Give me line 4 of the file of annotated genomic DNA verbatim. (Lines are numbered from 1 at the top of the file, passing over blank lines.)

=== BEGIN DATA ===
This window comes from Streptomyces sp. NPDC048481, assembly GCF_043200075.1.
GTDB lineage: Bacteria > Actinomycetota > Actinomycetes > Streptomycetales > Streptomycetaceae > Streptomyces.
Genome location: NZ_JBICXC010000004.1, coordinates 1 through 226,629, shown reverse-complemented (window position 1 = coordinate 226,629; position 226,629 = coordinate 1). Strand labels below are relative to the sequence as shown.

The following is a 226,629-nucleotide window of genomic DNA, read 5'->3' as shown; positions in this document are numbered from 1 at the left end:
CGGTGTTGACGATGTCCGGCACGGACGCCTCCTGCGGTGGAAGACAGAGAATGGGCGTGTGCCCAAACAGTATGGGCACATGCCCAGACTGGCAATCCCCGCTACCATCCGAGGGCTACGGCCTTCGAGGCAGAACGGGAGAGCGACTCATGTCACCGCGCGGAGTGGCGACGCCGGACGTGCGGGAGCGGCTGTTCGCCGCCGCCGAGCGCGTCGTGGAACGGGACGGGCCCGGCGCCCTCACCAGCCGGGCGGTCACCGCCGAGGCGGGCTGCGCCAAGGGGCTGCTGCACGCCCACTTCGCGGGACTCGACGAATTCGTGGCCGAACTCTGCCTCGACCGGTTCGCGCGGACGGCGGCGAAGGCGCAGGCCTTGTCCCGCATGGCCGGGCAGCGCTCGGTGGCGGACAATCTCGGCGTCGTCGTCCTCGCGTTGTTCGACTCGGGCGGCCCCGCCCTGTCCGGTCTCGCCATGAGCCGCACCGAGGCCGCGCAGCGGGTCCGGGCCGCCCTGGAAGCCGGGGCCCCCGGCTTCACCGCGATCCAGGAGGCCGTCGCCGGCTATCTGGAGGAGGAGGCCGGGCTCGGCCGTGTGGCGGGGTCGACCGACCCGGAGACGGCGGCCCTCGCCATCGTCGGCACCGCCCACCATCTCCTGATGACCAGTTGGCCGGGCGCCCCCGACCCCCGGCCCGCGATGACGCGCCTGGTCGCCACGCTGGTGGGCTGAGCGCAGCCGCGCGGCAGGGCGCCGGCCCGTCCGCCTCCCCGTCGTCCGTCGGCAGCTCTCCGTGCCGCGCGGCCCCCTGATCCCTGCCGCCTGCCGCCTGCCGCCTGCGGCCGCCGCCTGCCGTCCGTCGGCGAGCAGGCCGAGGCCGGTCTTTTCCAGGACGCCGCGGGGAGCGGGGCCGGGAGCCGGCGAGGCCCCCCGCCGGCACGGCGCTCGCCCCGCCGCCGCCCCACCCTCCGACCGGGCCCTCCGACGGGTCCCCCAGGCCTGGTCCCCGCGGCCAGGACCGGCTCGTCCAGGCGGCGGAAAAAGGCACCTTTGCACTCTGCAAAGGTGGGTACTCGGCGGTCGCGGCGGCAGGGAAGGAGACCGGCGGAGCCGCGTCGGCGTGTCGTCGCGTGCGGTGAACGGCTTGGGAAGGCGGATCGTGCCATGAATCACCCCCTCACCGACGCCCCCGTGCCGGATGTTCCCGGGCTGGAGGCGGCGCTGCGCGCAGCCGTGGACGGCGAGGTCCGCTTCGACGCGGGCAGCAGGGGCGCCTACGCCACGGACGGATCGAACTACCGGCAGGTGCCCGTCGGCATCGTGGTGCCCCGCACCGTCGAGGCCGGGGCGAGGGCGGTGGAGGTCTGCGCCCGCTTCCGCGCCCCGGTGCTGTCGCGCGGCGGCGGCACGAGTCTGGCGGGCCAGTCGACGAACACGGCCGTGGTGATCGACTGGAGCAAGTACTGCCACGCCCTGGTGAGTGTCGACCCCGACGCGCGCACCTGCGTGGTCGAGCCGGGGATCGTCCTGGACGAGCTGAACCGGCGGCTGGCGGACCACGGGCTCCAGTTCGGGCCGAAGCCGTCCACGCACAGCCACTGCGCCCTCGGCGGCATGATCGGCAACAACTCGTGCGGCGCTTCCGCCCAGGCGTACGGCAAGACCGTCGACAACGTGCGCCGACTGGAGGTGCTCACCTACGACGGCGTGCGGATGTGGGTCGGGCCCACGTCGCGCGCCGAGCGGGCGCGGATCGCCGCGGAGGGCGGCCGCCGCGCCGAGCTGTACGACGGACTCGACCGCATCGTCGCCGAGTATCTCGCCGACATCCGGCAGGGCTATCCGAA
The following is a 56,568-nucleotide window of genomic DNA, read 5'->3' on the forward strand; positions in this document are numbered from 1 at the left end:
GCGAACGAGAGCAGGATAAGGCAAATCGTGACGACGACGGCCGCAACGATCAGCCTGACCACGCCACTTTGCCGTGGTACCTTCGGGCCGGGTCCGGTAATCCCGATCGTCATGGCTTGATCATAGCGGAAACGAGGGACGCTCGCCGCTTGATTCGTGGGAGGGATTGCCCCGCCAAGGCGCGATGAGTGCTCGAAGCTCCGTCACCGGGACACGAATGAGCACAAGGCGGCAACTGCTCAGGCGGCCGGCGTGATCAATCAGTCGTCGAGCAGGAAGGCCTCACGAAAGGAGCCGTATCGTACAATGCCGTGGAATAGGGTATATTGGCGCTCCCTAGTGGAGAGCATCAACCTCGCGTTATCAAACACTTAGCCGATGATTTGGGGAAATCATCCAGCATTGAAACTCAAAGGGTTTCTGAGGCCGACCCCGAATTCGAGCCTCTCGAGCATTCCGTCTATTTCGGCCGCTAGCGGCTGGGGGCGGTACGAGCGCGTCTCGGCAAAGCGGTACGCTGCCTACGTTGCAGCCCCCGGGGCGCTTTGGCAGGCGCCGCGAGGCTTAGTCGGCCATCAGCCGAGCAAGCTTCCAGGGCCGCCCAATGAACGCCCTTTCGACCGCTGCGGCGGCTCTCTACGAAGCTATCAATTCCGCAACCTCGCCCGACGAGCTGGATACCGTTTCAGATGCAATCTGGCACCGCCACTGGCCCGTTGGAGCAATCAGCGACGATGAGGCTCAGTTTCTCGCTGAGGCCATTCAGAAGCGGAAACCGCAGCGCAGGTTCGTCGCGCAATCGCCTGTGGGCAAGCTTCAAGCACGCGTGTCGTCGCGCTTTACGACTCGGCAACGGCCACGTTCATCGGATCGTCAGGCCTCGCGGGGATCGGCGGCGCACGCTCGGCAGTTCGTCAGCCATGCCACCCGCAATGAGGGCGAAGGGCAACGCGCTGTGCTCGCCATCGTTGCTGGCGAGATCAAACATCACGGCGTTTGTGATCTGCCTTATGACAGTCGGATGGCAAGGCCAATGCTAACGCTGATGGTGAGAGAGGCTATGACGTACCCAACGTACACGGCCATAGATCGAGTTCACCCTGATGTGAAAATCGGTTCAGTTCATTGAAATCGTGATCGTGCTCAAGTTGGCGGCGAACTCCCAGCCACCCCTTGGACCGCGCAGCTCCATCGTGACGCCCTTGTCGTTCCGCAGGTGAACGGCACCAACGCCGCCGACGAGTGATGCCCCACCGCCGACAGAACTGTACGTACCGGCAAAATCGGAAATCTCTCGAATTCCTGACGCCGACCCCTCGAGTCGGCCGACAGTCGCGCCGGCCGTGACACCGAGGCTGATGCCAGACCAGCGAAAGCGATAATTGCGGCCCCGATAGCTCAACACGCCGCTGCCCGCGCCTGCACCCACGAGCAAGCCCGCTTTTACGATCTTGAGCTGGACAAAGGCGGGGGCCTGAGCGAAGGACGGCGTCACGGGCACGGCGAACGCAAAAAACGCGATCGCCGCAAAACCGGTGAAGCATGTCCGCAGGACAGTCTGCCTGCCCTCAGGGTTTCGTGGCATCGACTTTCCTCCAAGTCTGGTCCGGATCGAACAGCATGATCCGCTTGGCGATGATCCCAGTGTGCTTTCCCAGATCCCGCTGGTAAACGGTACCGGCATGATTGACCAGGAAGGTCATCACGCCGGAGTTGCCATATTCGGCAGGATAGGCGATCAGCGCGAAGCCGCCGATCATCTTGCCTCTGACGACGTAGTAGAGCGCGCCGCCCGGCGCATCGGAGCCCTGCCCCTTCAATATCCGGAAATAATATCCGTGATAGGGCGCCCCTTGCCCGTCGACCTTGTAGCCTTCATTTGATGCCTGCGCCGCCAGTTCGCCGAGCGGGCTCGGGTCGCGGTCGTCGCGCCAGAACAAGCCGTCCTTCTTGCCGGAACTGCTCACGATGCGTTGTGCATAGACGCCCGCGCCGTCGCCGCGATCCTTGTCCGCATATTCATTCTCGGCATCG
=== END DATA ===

The following is a 226,629-nucleotide window of genomic DNA, read 5'->3' as shown; positions in this document are numbered from 1 at the left end: